The Vikings are hoping to pick up a win away from U.S. Bank Stadium for the first time in the Kevin O'Connell era when they take on the Saints in London on Sunday.
The unusual circumstances of traveling to a different continent is a big story this week, but what matters most is still winning a football game. Let's take a look at a few things to know about the Saints, who are off to a 1-2 start under new head coach Dennis Allen.
Their offense is struggling
Facing the Saints could be just what the doctor ordered for a Vikings defense that has mostly struggled, even if they've stiffened when they've needed to. New Orleans' offense ranks 31st in expected points added and 26th in DVOA. Since scoring 27 points in a narrow season-opening victory over the Falcons, the Saints have averaged 12 points per game in losses to the Buccaneers and Panthers.
Jameis Winston, not surprisingly, has struggled with turnovers, throwing five interceptions (all in the last two weeks) to four touchdown passes so far. He has also been sacked 11 times, fifth-most in the league through three weeks. Rookie Chris Olave is a dangerous deep threat and Michael Thomas has looked like his old self at times, so it's not like Winston is lacking in weapons. He's a quarterback who wants to push the ball downfield and look for big plays, which the Vikings need to be prepared for. There should be opportunities for takeaways in this game.
Winston's deep-oriented approach has impacted Alvin Kamara's production as a receiver. Usually one of the most prolific pass-catchers at the running back position, Kamara has just five catches for 19 yards in two healthy games, and he hasn't yet scored a touchdown. Between Kamara, Mark Ingram, and gadget player Taysom Hill, the Saints' running game could pose some issues.
There are also a lot of injury concerns on the Saints' offense. Winston is banged up and didn't practice on Wednesday, so there's a possibility it'll be backup Andy Dalton getting the start in London. Thomas, Landry, and two starting offensive linemen — Ryan Ramczyk and Andrus Peat — also missed Wednesday's practice. It's something to monitor as the week progresses.
They have continuity and playmakers on defense
The Saints and Vikings both hired new head coaches this offseason, but the circumstances were pretty different. Whereas the Vikings brought in a completely new regime, the Saints just promoted Allen, their longtime defensive coordinator, to head coach because Sean Payton retired.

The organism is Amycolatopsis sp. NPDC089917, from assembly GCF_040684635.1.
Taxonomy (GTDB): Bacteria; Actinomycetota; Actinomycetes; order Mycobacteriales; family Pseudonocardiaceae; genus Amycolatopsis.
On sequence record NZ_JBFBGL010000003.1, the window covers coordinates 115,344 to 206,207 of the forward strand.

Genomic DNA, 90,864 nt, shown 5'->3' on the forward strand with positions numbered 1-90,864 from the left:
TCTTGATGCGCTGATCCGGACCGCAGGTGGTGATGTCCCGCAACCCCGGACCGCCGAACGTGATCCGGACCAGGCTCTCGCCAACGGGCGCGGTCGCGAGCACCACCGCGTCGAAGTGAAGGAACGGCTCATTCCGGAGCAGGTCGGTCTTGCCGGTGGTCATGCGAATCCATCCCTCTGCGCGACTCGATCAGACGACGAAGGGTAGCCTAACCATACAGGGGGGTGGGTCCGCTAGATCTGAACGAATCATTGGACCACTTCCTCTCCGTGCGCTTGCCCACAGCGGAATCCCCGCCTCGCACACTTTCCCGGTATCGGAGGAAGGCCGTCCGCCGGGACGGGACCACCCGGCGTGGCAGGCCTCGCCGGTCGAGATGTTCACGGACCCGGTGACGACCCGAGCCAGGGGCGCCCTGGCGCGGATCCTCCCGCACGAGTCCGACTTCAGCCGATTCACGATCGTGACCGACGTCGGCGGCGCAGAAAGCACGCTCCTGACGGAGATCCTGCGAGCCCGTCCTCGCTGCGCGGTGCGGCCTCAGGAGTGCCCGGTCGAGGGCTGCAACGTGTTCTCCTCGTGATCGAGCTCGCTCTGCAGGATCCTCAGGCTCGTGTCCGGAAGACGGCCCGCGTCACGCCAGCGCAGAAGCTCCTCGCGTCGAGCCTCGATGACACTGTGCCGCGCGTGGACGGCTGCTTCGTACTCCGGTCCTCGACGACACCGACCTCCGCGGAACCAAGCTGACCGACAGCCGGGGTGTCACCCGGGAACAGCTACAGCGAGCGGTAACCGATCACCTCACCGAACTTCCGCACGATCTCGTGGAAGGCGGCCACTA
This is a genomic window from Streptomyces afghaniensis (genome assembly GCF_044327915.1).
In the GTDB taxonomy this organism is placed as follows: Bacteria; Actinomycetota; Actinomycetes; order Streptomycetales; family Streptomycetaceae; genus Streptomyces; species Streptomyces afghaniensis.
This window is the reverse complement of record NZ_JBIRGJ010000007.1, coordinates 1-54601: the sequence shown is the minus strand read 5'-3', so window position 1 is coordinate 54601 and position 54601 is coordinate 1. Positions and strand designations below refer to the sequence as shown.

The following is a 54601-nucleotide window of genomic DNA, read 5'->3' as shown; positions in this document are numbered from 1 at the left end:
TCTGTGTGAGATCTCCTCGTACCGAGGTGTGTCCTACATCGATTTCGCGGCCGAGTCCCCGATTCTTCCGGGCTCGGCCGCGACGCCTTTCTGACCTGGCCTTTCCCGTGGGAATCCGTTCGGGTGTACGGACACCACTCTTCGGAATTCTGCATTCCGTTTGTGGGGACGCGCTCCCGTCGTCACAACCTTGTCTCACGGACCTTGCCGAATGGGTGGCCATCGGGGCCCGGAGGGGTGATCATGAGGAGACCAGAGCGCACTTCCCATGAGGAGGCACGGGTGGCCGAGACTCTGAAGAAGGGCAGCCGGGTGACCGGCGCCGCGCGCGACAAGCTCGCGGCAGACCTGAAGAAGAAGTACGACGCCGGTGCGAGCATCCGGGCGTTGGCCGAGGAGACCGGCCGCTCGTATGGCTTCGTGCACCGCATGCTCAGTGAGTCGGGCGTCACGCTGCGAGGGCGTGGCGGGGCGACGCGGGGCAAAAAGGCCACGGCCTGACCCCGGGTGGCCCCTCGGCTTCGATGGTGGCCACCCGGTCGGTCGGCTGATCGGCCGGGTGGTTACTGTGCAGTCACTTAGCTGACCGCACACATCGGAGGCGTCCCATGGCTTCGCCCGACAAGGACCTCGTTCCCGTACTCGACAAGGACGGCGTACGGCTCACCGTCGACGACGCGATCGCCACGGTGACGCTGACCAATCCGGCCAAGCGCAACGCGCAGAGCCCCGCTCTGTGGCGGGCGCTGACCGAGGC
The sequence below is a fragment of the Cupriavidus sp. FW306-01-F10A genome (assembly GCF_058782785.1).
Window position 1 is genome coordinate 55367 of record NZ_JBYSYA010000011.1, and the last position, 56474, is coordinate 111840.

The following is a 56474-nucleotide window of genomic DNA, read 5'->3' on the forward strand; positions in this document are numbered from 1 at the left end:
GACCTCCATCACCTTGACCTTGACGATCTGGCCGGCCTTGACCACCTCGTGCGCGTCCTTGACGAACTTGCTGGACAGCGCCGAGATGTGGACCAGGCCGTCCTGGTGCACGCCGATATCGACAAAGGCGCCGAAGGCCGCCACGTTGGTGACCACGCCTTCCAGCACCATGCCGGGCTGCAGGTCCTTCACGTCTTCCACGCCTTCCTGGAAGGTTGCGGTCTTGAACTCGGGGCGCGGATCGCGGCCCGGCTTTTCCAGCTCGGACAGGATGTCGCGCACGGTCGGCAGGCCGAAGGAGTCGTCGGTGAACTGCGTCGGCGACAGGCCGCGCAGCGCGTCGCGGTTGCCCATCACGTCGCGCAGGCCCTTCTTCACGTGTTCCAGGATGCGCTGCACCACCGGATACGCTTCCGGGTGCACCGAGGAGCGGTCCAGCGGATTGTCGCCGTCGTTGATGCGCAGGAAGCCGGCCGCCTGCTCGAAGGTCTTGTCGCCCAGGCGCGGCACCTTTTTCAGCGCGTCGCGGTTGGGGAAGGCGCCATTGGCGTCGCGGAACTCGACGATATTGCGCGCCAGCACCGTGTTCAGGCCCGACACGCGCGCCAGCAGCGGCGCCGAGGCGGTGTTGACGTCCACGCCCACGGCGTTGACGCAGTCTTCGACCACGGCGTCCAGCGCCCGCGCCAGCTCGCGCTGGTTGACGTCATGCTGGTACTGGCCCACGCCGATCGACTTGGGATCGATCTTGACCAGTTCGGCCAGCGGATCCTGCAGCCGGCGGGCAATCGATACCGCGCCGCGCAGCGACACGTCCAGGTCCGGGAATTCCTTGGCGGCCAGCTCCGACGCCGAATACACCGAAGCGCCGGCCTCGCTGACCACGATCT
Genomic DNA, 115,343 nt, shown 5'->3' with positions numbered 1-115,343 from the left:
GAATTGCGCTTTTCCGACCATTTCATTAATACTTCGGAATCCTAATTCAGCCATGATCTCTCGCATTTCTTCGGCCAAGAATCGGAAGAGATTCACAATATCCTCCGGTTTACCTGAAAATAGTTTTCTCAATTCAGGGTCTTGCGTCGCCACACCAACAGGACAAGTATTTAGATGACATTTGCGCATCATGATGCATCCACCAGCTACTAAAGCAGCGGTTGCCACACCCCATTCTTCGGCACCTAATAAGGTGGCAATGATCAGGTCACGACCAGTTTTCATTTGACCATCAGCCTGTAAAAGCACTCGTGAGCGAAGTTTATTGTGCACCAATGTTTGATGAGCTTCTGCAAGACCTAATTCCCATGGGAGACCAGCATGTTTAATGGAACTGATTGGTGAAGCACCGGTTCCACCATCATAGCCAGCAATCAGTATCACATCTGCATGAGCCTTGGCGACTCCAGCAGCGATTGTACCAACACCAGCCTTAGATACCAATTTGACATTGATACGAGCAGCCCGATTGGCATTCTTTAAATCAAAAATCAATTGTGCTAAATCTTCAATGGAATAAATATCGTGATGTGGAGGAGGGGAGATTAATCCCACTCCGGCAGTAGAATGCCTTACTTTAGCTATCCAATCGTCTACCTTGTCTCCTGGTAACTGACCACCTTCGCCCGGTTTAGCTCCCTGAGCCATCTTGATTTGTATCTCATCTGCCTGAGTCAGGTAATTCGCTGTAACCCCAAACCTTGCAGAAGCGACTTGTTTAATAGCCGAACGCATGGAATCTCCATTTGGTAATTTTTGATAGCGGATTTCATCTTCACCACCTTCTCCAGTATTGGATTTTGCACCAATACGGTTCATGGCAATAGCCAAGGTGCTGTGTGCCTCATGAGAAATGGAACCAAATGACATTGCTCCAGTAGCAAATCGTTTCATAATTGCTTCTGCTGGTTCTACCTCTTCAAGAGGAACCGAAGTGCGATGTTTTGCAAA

Allen seemingly always has the Saints' defense playing well, and this year is no different. They're tenth in defensive DVOA and eighth in opponent EPA per play so far, and they've held two straight opponents below 300 yards of offense. The Saints are well-coached on defense, but it helps that they have some important players who have been in the system for a long time. DE Cameron Jordan remains productive in his 12th season in New Orleans, while CB Marshon Lattimore, LB Demario Davis, and DE Marcus Davenport have all been there since at least 2018.
"I expect the Saints to have a very, very good run defense; they always have," Vikings head coach Kevin O'Connell said. "They’ve got really, really good players up front – two backers that I’ve got a ton of respect for and then DBs that are willing to get up in that fit and make it hard for you.
"You just know that you’re gonna get a really good scheme. They’re really well coached, and they’ve got really good players, so it’s gonna be a heck of a challenge. We’ve played some good defenses so far, but I think this group is as good as any you’ll see in the league. They’re aggressive, they’re physical. We’ve talked a lot to our guys just about the kind of challenge it’s going to be. You know, you see these guys defeating blocks, getting off blocks, making tackles. They compete hard when the ball is in the air."
This will be another great test for O'Connell and the Vikings' offense. They'll need the offensive line to continue playing well so they can run the ball effectively and Kirk Cousins can deliver the ball on time to his pass-catching weapons.
They're already in London
Interestingly, these two teams took different approaches to the time change and travel aspects of playing in London. The Saints went out there early this week, giving their team time to fully acclimate to the time difference. They're practicing in the area all week and will be fully on London time when Sunday's game rolls around.
The Vikings took a different approach, practicing in Minnesota like they usually would on Wednesday and Thursday. The difference is that when players and coaches would normally go home on Thursday, they'll all be getting on a flight instead. The intent is to try to stay on central time as much as possible.
"The goal is to not have them fully acclimate," said Vikings executive director of player health and performance Tyler Williams. "Because the minute you fully acclimate, you’re gonna have to fully acclimate back, so you’re spreading that window of the ability to be able to shift and not shift. So the goal is to keep them on central as much as possible — with knowing we’ll shift them a little bit. We just won’t shift them all the way."
It's hard to know if either approach is the better one. It's just interesting that they're different. Whoever wins might have an argument that their method was more effective, even though the outcome will be determined by execution on the field more than anything else.
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